On a point of order, Mr Speaker. On two occasions during Prime Minister’s questions, the Prime Minister suggested that the Scottish National party campaigned during the independence referendum to leave the European Union single market. That is untrue. We campaigned to remain in the EU, including the single market. That is not a matter of speculation or debate; it is a matter of fact. What powers do you have, Mr Speaker, to ensure that no one in this House, including the Prime Minister, can mislead the House, however inadvertently, when the facts are clear?
I am grateful to the hon. Gentleman, both for his point of order and for his characteristic courtesy in giving me advance notice of it. I have heard what he has said and my response is as follows: it is the responsibility of each and every Member of the House faithfully to communicate what he or she regards as facts and to take responsibility for their own statements. I hope that the hon. Gentleman will understand that I do not think that it is right for me to be drawn into the matter any further. I understand entirely what he has said. I think that I also understand the Prime Minister’s position in relation to Scotland’s status within the United Kingdom and what the alternative to that status might entail. Therefore, notwithstanding the hon. Gentleman’s insistence that the matter is a straightforward one of facts, as with many things the situation lends itself to a number of different interpretations. If any Minister, including the Prime Minister, thinks that she has erred and needs to correct the record, it is incumbent on the Member to do so. Meanwhile, the hon. Gentleman can go about his business with an additional glint in his eye and spring in his step, in the safe knowledge that he has articulated his concerns and that they are on the record, both for the people of Scotland and for the world to see.
On a point of order, Mr Speaker. Today’s calendar of business shows no Government business for Monday
I am grateful to the hon. Gentleman. Members are gifted, but, as he rightly observes, they are not psychic. However, I hope that he will not take great umbrage if I remind the House and communicate to the world the fact that he does at least have the advantage of being a noted philosopher. That may aid him in seeking to decipher matters, or it may not avail him. We shall see.
I had not heard bruited what apparently has winged its way to the hon. Gentleman about the likely business for next Monday. Admittedly, I had not inquired about that business. It may be so. In general terms, it is clearly desirable for the House to have the maximum possible notice of upcoming business. It is, in all likelihood, going to fall to the Leader of the House at business questions on Thursday to specify Monday’s business.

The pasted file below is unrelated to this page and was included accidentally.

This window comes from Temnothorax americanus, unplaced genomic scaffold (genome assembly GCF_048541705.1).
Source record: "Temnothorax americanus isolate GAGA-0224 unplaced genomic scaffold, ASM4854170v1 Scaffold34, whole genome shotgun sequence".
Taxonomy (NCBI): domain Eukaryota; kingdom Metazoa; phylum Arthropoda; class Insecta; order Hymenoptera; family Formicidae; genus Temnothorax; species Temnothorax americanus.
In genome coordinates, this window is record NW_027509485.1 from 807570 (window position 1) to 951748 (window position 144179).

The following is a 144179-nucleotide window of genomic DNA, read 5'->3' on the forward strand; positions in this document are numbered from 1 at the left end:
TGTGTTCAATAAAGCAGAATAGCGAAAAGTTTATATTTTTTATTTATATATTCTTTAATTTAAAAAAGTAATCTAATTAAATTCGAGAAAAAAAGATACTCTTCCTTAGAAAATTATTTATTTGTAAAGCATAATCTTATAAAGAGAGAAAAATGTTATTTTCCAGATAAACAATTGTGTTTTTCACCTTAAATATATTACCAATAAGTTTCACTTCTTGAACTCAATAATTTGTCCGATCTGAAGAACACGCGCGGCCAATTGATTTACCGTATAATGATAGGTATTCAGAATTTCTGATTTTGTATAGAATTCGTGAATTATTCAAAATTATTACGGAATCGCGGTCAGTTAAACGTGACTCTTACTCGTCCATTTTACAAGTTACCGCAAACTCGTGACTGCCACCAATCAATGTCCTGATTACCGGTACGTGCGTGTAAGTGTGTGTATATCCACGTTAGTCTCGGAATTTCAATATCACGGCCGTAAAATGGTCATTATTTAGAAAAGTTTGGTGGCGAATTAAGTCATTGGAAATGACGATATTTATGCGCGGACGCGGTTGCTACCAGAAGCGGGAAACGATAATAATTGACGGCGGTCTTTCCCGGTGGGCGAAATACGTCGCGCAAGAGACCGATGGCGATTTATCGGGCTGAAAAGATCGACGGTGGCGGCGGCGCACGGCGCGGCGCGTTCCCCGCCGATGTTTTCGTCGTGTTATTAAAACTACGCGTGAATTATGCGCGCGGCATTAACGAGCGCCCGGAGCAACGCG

What I will say to the hon. Gentleman in respect of the point about the deadline for amendments is this: I, from the Chair, always seek, within such powers as I have, to facilitate the House. If the House ends up being disadvantaged by lack of notice, it is open to the Chair to consider, exceptionally, manuscript amendments. I make the point and I am sure that the hon. Gentleman, who is a sagacious and perceptive fellow, will have got it.
On a point of order, Mr Speaker. Could you advise me on how it would be in order to put on the record the widespread anger felt in Torbay at the theft over the weekend of poppy boxes belonging to the Torquay branch of the Royal British Legion? While thousands attended remembrance services, some light-fingered thieves stole boxes that had been positioned in a number of shops in the centre of Torquay. It is the actions of the thousands of people who supported the appeal, the hundreds of people who helped to with the collection and the people who diligently run the Torbay poppy appeal that should be remembered, not the actions of a handful of thieves.
That is not a point of order, as the barely concealed grin of the hon. Gentleman in raising the matter eloquently testifies. Nevertheless, what I will say to the hon. Gentleman, who is certainly a quick learner in the House, because he entered only last year, is that, as he knows, he has now found his own salvation. I have a feeling that his clarification in the Chamber may well communicate itself, or be communicated, to media outlets across Torbay and possible elsewhere.
On a point of order, Mr Speaker. At Prime Minister’s Question Time, the Prime Minister alluded to a written ministerial statement to be published later today on the fate of hundreds of UK citizens—in other words, on whether or not the Chagos islanders will finally be granted their right to return. That written statement has yet to make an appearance, but the Government’s decision has been reported all over the morning papers, and apparently that decision is to maintain the 40-year injustice. Is it in order for us to read about Government policy in the papers before it has been reported to this House? What opportunities are available to us to question Ministers on such disappointing decisions?